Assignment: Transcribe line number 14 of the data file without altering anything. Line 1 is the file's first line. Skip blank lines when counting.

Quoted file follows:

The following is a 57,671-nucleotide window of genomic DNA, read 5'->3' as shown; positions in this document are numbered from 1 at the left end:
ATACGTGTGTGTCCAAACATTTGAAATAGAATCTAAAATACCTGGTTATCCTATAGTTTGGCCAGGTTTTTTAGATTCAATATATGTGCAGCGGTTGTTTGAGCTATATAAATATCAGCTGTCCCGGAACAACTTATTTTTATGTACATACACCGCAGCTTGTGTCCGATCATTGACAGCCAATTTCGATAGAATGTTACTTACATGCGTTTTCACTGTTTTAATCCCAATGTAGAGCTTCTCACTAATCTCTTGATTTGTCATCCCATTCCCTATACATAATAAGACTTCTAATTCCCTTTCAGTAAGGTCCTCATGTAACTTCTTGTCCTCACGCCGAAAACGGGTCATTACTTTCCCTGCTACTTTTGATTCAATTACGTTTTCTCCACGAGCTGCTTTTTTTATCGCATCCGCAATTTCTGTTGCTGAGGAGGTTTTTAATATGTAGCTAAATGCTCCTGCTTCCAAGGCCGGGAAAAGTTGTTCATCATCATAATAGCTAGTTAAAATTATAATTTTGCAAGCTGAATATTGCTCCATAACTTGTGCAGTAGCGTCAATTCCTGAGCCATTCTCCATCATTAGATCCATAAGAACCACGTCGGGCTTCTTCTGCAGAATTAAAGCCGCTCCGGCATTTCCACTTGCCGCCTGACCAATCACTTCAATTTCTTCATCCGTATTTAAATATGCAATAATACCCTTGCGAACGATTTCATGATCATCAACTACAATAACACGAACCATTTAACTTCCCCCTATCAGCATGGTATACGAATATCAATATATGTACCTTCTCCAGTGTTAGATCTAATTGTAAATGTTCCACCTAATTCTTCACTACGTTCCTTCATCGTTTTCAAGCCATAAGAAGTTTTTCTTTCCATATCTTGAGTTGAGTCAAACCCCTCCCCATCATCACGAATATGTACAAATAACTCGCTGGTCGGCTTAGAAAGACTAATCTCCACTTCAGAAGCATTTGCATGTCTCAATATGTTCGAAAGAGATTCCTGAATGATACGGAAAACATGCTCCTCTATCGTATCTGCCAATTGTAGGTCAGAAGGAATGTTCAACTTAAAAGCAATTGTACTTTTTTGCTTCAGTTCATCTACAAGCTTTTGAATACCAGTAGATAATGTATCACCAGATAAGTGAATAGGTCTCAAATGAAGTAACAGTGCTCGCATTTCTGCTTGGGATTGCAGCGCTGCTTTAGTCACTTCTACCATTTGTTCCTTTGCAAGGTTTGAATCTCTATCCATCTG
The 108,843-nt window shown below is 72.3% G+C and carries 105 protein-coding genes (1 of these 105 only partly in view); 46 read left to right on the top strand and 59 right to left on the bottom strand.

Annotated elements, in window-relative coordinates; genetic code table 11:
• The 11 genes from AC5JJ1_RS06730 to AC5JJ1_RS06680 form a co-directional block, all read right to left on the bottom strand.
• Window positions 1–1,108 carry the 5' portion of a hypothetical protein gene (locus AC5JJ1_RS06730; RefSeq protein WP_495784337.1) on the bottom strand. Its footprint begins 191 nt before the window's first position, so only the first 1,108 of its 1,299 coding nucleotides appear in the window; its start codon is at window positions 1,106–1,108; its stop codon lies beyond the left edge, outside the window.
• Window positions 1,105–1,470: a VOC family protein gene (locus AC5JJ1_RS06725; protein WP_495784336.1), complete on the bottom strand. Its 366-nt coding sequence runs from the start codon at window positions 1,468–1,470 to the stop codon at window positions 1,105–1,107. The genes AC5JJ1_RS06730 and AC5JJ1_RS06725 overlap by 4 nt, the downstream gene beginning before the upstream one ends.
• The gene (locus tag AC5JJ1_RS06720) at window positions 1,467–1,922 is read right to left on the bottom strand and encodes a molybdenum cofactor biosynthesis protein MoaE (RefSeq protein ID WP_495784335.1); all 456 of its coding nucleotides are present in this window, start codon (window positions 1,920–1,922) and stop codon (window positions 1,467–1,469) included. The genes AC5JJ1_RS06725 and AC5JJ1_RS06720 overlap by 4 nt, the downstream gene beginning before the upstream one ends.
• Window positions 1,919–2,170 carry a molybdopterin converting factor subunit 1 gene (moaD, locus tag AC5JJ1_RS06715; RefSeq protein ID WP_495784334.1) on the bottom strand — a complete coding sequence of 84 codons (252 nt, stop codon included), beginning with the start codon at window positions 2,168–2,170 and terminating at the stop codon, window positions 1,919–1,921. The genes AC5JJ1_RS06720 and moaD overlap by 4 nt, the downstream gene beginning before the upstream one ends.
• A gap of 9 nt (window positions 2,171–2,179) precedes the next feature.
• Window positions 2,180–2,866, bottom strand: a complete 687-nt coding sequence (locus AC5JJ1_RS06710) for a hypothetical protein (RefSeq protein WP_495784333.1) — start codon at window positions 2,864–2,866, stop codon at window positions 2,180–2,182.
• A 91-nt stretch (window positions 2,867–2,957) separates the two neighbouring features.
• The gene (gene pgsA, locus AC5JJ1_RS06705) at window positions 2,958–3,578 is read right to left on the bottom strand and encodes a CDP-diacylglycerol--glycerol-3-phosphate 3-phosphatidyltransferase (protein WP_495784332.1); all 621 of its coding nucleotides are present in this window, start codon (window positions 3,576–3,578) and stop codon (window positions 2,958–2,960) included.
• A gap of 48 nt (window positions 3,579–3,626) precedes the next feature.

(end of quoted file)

• A gap of 48 nt (window positions 3,579–3,626) precedes the next feature.